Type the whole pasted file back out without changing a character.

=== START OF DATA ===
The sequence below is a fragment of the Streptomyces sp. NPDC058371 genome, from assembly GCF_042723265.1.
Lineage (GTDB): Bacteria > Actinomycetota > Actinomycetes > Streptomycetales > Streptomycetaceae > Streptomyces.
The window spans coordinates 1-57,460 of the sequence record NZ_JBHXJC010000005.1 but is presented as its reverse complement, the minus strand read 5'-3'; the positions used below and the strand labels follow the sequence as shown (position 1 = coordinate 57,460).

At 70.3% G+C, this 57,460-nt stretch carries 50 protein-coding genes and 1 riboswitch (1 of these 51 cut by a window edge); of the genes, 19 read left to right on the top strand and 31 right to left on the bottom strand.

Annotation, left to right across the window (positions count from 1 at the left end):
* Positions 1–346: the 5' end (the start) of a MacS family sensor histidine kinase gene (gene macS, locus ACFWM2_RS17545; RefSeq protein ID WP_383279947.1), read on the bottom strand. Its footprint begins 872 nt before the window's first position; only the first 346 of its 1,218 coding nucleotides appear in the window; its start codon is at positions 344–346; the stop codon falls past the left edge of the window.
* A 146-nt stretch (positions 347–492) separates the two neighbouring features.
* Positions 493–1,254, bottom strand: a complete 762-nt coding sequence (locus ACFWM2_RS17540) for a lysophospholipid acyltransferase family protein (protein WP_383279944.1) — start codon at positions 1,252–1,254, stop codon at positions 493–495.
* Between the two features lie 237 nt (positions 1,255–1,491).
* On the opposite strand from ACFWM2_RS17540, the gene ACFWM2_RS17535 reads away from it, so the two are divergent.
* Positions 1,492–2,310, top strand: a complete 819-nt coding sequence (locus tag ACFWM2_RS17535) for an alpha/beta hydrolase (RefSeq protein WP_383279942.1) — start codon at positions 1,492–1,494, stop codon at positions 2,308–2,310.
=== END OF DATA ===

The sequence below is a fragment of the Streptomyces sp. NPDC058371 genome, from assembly GCF_042723265.1.
Lineage (GTDB): Bacteria > Actinomycetota > Actinomycetes > Streptomycetales > Streptomycetaceae > Streptomyces.
The window spans coordinates 1-57,460 of the sequence record NZ_JBHXJC010000005.1 but is presented as its reverse complement, the minus strand read 5'-3'; the positions used below and the strand labels follow the sequence as shown (position 1 = coordinate 57,460).

At 70.3% G+C, this 57,460-nt stretch carries 50 protein-coding genes and 1 riboswitch (1 of these 51 cut by a window edge); of the genes, 19 read left to right on the top strand and 31 right to left on the bottom strand.

Annotation, left to right across the window (positions count from 1 at the left end):
* Positions 1–346: the 5' end (the start) of a MacS family sensor histidine kinase gene (gene macS, locus ACFWM2_RS17545; RefSeq protein ID WP_383279947.1), read on the bottom strand. Its footprint begins 872 nt before the window's first position; only the first 346 of its 1,218 coding nucleotides appear in the window; its start codon is at positions 344–346; the stop codon falls past the left edge of the window.
* A 146-nt stretch (positions 347–492) separates the two neighbouring features.
* Positions 493–1,254, bottom strand: a complete 762-nt coding sequence (locus ACFWM2_RS17540) for a lysophospholipid acyltransferase family protein (protein WP_383279944.1) — start codon at positions 1,252–1,254, stop codon at positions 493–495.
* Between the two features lie 237 nt (positions 1,255–1,491).
* On the opposite strand from ACFWM2_RS17540, the gene ACFWM2_RS17535 reads away from it, so the two are divergent.
* Positions 1,492–2,310, top strand: a complete 819-nt coding sequence (locus tag ACFWM2_RS17535) for an alpha/beta hydrolase (RefSeq protein WP_383279942.1) — start codon at positions 1,492–1,494, stop codon at positions 2,308–2,310.